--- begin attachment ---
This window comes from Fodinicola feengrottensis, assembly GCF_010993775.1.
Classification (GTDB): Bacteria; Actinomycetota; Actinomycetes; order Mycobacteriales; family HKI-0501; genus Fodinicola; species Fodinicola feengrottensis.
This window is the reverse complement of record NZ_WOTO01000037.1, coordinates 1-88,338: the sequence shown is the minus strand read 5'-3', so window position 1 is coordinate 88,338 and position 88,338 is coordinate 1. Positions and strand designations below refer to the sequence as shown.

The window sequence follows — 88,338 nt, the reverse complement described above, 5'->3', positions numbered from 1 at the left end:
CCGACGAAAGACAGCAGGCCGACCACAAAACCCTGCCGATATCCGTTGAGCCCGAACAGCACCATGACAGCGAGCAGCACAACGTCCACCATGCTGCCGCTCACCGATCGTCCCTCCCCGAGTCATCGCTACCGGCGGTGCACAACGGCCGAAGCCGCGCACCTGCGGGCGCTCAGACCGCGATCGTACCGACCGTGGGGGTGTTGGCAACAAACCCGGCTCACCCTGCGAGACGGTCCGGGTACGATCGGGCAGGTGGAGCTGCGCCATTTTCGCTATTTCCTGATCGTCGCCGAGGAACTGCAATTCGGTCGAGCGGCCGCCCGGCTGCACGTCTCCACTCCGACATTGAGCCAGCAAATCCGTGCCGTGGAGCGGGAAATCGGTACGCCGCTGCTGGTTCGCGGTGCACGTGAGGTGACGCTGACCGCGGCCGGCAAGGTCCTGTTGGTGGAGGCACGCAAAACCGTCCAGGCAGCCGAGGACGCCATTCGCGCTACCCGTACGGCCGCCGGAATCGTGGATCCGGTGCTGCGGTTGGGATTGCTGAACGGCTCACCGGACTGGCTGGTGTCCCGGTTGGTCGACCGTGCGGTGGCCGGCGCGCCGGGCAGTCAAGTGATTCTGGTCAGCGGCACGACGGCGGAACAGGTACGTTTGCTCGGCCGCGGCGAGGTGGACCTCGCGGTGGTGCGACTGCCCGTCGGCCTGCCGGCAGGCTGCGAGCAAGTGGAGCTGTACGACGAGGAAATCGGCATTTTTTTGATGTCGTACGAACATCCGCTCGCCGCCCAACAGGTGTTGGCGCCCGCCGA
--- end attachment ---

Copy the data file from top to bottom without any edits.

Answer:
This window comes from Fodinicola feengrottensis, assembly GCF_010993775.1.
Classification (GTDB): Bacteria; Actinomycetota; Actinomycetes; order Mycobacteriales; family HKI-0501; genus Fodinicola; species Fodinicola feengrottensis.
This window is the reverse complement of record NZ_WOTO01000037.1, coordinates 1-88,338: the sequence shown is the minus strand read 5'-3', so window position 1 is coordinate 88,338 and position 88,338 is coordinate 1. Positions and strand designations below refer to the sequence as shown.

The window sequence follows — 88,338 nt, the reverse complement described above, 5'->3', positions numbered from 1 at the left end:
CCGACGAAAGACAGCAGGCCGACCACAAAACCCTGCCGATATCCGTTGAGCCCGAACAGCACCATGACAGCGAGCAGCACAACGTCCACCATGCTGCCGCTCACCGATCGTCCCTCCCCGAGTCATCGCTACCGGCGGTGCACAACGGCCGAAGCCGCGCACCTGCGGGCGCTCAGACCGCGATCGTACCGACCGTGGGGGTGTTGGCAACAAACCCGGCTCACCCTGCGAGACGGTCCGGGTACGATCGGGCAGGTGGAGCTGCGCCATTTTCGCTATTTCCTGATCGTCGCCGAGGAACTGCAATTCGGTCGAGCGGCCGCCCGGCTGCACGTCTCCACTCCGACATTGAGCCAGCAAATCCGTGCCGTGGAGCGGGAAATCGGTACGCCGCTGCTGGTTCGCGGTGCACGTGAGGTGACGCTGACCGCGGCCGGCAAGGTCCTGTTGGTGGAGGCACGCAAAACCGTCCAGGCAGCCGAGGACGCCATTCGCGCTACCCGTACGGCCGCCGGAATCGTGGATCCGGTGCTGCGGTTGGGATTGCTGAACGGCTCACCGGACTGGCTGGTGTCCCGGTTGGTCGACCGTGCGGTGGCCGGCGCGCCGGGCAGTCAAGTGATTCTGGTCAGCGGCACGACGGCGGAACAGGTACGTTTGCTCGGCCGCGGCGAGGTGGACCTCGCGGTGGTGCGACTGCCCGTCGGCCTGCCGGCAGGCTGCGAGCAAGTGGAGCTGTACGACGAGGAAATCGGCATTTTTTTGATGTCGTACGAACATCCGCTCGCCGCCCAACAGGTGTTGGCGCCCGCCGA